Servant leadership and passive leadership: A comparison of the effects of two non-heroic leadership styles on engagement, burnout, and performance
Campbell, E. (2020). Servant leadership and passive leadership: A comparison of the effects of two non-heroic leadership styles on engagement, burnout, and performance (Thesis, Master of Applied Psychology (MAppPsy)). The University of Waikato, Hamilton, New Zealand. Retrieved from https://hdl.handle.net/10289/13590
Permanent Research Commons link: https://hdl.handle.net/10289/13590
Leadership is a phenomenon that has fascinated the academic and corporate communities for decades. Its definition has evolved significantly over time and in recent decades it has become understood that there are many different leadership styles at play within the workplace. Typically, research has been focused on active or ‘heroic’ forms of leadership, primarily positive in nature. However, recently there has been a shift towards looking at ‘non-heroic’ leadership styles as well as an increasing interest in destructive leadership styles. The present study looks at two distinct leadership styles; one positive in nature (servant leadership) and one negative in nature (passive leadership). This thesis examines the impact that these leadership styles have upon the work outcomes engagement, burnout, and performance over time. It was proposed that servant leadership would be positively related with engagement, and performance and negatively correlated with burnout at Time 1 and Time 2. Conversely, it was proposed that passive leadership would be negatively related with engagement, wellbeing, and performance and positively related with burnout at Time 1 and Time 2. It was also expected that these relationships would persist over time. 697 participants responded to the questionnaires administered at Time 1 with 331 responses to the same questionnaire administered four weeks later at Time 2 yielding a response rate of 47.5%. Following this, relationships between servant and passive leadership and the outcomes of engagement, burnout, wellbeing, and performance were investigated using a Pearson’s r correlation, and regression analysis at Time 1 and Time 2. T tests were also carried out to test whether these relationships were stronger at Time 2 than Time 1 as post hoc analysis. Findings suggest that servant leadership has a positive relationship with engagement, and a negative relationship with burnout and that these relationships persist over time. The relationship between servant leadership and performance was only significant at Time 1. A regression analysis revealed that servant leadership is a positive predictor of engagement and a negative predictor of burnout but not a significant predictor of performance. These findings confirm that servant leadership is a ‘good’ leadership style and that although a servant leader’s behaviours may not be observed, the positive effect upon employees is instrumental to organisational success. A negative relationship was revealed between passive leadership and engagement, and burnout. These relationships persisted over time. However, the relationship between passive leadership and performance was insignificant at both Time 1 and Time 2. A regression analysis revealed that passive leadership is a negative predictor of engagement and a positive predictor of burnout but not a significant predictor of performance. These findings suggest that passive leadership is a ‘bad’ or destructive leadership style with detrimental implications for both employees and organisations. Post hoc analysis revealed that servant leadership had greater statistically significant impact on engagement, than passive leadership did at both Time 1 and Time 2, whereas passive leadership had a more significant impact on burnout than servant leadership at Time 1 and Time 2. Furthermore, neither servant nor passive leadership was found to have a stronger influence on performance. These results present important implications for leadership theory as it reveals that leadership behaviours do not necessarily need to be heroic and active or manifest in order to evoke change in followers’ behaviours. Both ‘good’ leadership and ‘bad’ leadership of non-heroic nature impacts work outcomes albeit differentially. This research highlights a need to recognise ‘good’ and ‘bad’ leadership behaviours that currently go unnoticed. If left unaddressed, the cost to both employees and organisations is huge. This study is the first of its kind to compare the effects of two non-heroic leadership styles and addresses a unique gap in the literature. Furthermore, this study contributes to the growing body of literature by exploring the longitudinal relationship between two leadership styles and the work outcomes of engagement, burnout, and performance which have previously received little attention. Future research should focus on continuing to explore non-heroic forms of leadership such as servant and passive leadership as this thesis highlights how behaviours or lack thereof can have significant effects on both employees and organisations.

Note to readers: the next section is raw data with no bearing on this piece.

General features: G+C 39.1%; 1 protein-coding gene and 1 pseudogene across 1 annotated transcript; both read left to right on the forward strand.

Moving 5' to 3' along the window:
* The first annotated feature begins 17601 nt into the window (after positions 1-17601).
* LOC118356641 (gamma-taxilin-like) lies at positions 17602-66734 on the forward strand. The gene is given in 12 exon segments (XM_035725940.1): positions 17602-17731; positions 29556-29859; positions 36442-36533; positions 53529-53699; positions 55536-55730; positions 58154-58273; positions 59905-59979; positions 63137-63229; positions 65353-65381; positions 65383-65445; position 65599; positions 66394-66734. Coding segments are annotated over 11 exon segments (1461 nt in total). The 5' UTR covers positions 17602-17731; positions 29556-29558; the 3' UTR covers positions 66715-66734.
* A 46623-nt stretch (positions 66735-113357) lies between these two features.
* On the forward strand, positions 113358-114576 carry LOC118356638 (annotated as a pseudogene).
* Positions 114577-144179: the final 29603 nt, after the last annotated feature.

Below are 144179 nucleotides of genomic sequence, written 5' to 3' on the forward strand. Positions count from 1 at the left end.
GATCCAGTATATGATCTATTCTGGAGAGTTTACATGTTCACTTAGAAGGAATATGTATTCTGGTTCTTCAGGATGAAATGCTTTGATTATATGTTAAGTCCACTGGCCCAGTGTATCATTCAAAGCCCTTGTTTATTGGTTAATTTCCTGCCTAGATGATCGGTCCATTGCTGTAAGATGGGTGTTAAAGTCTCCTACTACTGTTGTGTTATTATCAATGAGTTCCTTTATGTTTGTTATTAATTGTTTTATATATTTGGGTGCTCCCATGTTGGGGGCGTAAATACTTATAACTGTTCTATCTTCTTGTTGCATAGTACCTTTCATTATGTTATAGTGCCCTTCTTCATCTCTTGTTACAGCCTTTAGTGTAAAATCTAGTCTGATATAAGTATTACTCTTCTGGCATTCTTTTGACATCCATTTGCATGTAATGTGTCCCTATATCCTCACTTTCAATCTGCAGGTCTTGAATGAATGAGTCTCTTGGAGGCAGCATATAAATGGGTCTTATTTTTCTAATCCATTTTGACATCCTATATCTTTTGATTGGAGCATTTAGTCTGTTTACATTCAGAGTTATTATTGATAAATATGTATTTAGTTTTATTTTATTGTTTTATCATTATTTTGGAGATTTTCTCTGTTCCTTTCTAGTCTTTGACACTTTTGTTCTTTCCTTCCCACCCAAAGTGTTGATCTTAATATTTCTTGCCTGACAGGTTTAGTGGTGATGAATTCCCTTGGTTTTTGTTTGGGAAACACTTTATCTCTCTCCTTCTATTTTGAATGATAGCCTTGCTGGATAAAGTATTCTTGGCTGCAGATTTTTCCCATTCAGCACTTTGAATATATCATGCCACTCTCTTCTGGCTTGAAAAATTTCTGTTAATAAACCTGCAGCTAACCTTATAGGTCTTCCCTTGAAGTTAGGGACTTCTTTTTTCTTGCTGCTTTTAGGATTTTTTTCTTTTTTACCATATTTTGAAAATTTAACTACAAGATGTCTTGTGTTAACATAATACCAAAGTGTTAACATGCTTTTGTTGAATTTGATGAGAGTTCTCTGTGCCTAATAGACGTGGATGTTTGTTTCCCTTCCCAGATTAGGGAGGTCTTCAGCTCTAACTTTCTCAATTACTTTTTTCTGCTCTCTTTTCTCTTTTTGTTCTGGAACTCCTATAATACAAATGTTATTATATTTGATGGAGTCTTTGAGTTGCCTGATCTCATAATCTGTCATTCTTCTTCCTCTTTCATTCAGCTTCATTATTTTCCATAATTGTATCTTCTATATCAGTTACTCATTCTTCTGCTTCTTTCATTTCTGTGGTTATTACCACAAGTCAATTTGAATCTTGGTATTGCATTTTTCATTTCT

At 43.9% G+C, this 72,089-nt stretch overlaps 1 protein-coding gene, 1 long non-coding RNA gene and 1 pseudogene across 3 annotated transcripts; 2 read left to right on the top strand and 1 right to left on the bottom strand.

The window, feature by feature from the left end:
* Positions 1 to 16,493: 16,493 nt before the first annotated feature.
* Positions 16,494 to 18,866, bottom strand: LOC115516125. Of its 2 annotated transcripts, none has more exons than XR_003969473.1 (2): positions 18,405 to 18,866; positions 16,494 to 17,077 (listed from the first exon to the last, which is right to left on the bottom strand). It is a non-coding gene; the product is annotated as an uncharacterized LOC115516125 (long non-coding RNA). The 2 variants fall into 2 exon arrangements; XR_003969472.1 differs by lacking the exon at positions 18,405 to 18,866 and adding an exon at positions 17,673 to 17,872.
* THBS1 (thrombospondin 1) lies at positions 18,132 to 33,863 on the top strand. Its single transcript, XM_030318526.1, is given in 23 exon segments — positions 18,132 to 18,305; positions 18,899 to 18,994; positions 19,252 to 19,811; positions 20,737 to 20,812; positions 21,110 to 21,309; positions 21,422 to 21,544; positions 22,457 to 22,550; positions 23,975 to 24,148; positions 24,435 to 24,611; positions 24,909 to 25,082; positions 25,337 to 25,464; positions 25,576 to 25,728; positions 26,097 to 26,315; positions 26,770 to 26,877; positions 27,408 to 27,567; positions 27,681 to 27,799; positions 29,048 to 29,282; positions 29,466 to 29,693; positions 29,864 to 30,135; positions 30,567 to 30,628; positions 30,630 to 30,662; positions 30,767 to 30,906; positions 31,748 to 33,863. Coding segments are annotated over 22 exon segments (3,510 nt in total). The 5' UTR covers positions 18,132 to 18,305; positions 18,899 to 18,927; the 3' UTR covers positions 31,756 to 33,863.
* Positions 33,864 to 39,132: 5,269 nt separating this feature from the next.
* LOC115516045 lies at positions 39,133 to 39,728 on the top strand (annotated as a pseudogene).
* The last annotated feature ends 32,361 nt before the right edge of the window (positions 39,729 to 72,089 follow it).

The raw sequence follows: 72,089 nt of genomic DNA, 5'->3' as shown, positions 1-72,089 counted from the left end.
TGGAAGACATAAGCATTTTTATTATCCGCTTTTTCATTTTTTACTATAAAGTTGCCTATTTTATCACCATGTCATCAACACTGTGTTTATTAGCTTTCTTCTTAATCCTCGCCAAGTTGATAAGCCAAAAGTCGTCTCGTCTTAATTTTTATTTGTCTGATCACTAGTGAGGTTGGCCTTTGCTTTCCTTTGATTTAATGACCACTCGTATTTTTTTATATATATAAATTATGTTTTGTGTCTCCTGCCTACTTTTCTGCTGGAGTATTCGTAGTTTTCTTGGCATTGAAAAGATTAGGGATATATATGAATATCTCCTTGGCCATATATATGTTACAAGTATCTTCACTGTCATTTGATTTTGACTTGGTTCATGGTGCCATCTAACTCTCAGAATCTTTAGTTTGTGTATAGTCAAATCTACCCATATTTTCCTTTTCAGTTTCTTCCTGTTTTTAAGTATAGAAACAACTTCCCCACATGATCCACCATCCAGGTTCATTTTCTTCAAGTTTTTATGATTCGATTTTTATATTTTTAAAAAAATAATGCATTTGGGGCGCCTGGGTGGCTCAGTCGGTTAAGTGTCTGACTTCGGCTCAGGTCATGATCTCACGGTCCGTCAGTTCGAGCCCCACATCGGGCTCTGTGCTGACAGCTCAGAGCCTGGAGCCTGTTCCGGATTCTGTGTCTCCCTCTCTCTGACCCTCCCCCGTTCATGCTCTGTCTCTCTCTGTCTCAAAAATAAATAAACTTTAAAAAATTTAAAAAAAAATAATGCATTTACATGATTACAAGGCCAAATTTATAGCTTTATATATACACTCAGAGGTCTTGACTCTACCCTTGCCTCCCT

The University of Waikato
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